Strawberry season is underway

Photo by Sacha BurnsMia Burns is pictured with her bounty of strawberries from Rosie’s Berries.

Despite the rainy weather that seems to never want to go away, it is still officially strawberry season in our area. My youngest daughter Mia and I ventured out to Rosie’s Berries last night that is located just north of Otis, at 1066N CR-1150W, in Michigan City. There you will find huge fields of strawberries eagerly waiting to be picked.

They operate a u-pick option, which for anyone unfamiliar, this is where you are given a container and go out into the field yourself and pick the berries that you want. If you only want large berries or only small, this is the way to go, because you only pay for what you pick. We managed to pick around 10 pounds in about a half hour time and paid under $20. In my eyes is that is quite the bargain.

I’ve always been a fan of Rosie’s as they operate a simple farm out of a small pole barn. Even better is that last I checked, they were a no spray location as well. They also offer a ready pick option where you can drive up and purchase already picked berries.

We planted a small section of strawberries at home this year, but it will be years before the patch completely fills in to produce the amount of strawberries we tend to go through. I was told that the gentleman that owned our farm prior, Mr. Alred, was able to pay for his children’s college education by selling strawberries he grew and picked in the backyard — which explains why we have so many wild strawberries growing in our woods.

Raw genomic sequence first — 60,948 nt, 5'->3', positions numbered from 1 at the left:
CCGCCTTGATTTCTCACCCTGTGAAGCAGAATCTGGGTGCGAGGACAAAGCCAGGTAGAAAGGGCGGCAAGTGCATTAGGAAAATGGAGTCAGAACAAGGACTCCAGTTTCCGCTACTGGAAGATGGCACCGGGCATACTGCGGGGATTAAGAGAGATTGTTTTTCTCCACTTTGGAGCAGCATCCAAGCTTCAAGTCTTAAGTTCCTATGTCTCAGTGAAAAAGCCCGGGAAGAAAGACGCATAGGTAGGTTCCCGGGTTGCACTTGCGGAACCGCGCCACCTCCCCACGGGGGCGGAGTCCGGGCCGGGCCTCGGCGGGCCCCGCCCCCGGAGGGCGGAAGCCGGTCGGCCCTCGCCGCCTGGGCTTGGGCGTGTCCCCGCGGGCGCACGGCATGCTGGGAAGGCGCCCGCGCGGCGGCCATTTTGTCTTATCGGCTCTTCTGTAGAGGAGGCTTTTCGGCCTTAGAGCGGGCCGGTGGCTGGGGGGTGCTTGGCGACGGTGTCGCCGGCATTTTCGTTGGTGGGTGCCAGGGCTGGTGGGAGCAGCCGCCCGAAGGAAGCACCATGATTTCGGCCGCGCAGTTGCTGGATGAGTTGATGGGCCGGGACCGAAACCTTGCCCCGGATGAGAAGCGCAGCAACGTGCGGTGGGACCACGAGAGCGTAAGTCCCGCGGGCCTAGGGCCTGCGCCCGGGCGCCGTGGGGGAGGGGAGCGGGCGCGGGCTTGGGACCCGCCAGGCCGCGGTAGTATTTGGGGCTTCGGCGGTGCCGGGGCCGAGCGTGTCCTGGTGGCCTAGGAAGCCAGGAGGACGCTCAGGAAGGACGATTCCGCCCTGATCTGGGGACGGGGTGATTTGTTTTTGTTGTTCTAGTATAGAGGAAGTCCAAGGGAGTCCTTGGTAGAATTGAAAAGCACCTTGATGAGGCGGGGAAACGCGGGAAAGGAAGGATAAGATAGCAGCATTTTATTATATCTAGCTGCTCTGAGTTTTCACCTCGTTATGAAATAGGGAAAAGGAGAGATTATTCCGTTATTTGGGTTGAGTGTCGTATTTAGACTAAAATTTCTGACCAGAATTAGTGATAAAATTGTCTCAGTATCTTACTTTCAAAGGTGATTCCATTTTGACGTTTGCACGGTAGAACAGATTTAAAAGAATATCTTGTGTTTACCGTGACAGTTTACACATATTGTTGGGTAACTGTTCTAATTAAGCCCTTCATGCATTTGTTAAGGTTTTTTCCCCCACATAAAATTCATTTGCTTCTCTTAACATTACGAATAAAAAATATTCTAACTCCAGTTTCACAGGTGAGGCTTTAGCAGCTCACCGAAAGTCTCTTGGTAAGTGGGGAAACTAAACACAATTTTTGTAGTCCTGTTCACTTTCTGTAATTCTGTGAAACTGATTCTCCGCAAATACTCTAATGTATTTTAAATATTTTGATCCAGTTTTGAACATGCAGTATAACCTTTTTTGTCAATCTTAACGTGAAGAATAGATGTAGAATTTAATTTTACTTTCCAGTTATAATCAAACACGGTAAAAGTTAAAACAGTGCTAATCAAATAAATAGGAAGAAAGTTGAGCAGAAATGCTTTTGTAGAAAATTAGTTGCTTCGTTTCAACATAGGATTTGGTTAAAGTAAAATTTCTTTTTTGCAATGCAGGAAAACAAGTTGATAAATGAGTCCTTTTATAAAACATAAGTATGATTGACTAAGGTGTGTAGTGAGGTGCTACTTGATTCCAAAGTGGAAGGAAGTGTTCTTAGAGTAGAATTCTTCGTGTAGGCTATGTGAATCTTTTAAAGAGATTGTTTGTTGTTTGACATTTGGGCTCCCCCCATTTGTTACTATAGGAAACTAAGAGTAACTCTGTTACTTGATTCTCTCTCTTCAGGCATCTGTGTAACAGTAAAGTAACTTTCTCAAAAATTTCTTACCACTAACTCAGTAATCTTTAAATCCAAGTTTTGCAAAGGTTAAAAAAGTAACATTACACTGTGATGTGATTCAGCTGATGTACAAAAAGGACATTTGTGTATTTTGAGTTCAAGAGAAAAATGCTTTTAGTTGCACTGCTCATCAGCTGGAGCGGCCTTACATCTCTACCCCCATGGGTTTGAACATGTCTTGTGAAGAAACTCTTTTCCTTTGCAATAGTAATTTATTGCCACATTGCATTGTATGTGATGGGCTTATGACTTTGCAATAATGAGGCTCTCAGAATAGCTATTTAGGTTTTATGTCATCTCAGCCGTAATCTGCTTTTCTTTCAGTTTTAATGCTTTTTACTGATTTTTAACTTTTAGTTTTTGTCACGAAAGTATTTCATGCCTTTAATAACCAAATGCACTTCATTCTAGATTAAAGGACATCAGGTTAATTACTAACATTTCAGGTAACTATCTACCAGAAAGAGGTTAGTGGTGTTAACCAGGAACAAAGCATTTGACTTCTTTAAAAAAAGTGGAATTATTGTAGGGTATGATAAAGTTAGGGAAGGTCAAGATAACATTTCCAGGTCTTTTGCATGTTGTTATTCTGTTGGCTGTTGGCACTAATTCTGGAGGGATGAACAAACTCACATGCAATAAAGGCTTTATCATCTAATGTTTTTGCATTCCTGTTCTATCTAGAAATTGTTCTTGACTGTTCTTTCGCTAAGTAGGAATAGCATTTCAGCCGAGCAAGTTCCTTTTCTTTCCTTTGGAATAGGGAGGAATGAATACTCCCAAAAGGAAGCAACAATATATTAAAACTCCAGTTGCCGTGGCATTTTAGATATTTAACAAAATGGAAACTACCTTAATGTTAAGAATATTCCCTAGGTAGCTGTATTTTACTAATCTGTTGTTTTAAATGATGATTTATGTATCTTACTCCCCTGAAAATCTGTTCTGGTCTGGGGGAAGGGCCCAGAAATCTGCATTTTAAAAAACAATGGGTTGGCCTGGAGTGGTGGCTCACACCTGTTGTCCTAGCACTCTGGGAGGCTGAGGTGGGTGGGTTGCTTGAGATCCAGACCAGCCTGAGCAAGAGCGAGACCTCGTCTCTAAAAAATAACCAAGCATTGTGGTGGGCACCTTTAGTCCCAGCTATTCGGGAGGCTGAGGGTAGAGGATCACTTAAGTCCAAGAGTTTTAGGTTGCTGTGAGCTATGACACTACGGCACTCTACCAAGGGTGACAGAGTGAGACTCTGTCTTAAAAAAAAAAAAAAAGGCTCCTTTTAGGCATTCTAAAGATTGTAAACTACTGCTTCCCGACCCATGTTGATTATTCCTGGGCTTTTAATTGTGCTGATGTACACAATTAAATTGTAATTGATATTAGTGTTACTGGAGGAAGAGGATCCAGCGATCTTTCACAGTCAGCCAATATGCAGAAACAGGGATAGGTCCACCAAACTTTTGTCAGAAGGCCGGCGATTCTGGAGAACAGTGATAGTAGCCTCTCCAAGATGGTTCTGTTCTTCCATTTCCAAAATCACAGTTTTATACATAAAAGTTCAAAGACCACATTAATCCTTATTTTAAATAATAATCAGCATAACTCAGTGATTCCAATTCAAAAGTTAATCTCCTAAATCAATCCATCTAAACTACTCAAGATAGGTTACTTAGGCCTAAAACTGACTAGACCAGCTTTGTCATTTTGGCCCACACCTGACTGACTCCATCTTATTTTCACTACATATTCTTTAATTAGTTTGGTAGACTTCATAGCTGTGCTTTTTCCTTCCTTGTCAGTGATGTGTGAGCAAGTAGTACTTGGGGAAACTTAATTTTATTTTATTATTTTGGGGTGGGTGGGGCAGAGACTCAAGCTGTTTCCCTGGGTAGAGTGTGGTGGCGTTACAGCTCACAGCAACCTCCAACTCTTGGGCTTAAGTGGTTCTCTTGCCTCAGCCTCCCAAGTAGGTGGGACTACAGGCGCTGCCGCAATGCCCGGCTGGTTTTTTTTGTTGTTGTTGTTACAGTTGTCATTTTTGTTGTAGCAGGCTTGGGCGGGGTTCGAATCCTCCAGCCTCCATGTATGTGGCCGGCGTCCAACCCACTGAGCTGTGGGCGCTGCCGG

If you want to grow your own strawberries, it is best to start with started plants as opposed to trying to grow them from seed, unless you have an amazing amount of patience. Many nurseries and stores will sell strawberry crowns as they are called in bundles or as individual plants. When you plant your strawberries, it is important to dig your hole deep enough so that the roots have enough room to be planted straight down into the ground. Resist the urge to make a shallow hole and pushing the roots into a J, which would be at the side of the plant. Strawberries tend not to grow well in that position.

The crown, which is the part where the leaves and stems emerge from the base, needs to be planted just slightly above the ground. Try not to plant them too deep, or too much above the ground.

As your strawberries grow, they will produce what is known as runners, which are new plants formed from a stem off the mother plant. Once those have roots, you can clip the stem that attaches to the mother plant and transplant the new plant to a place of your liking. If you leave the runners attached, they will pull energy from your plant, resulting in smaller strawberries.

Before you know it, you too will have a strawberry patch. Be sure to keep it well weeded and your strawberries will easily flourish for years to come.

 

Sacha Burns is an organic gardener and owner of Sunkissed Organics in Pinola. She may be reached at sachabrittburns@yahoo.com.

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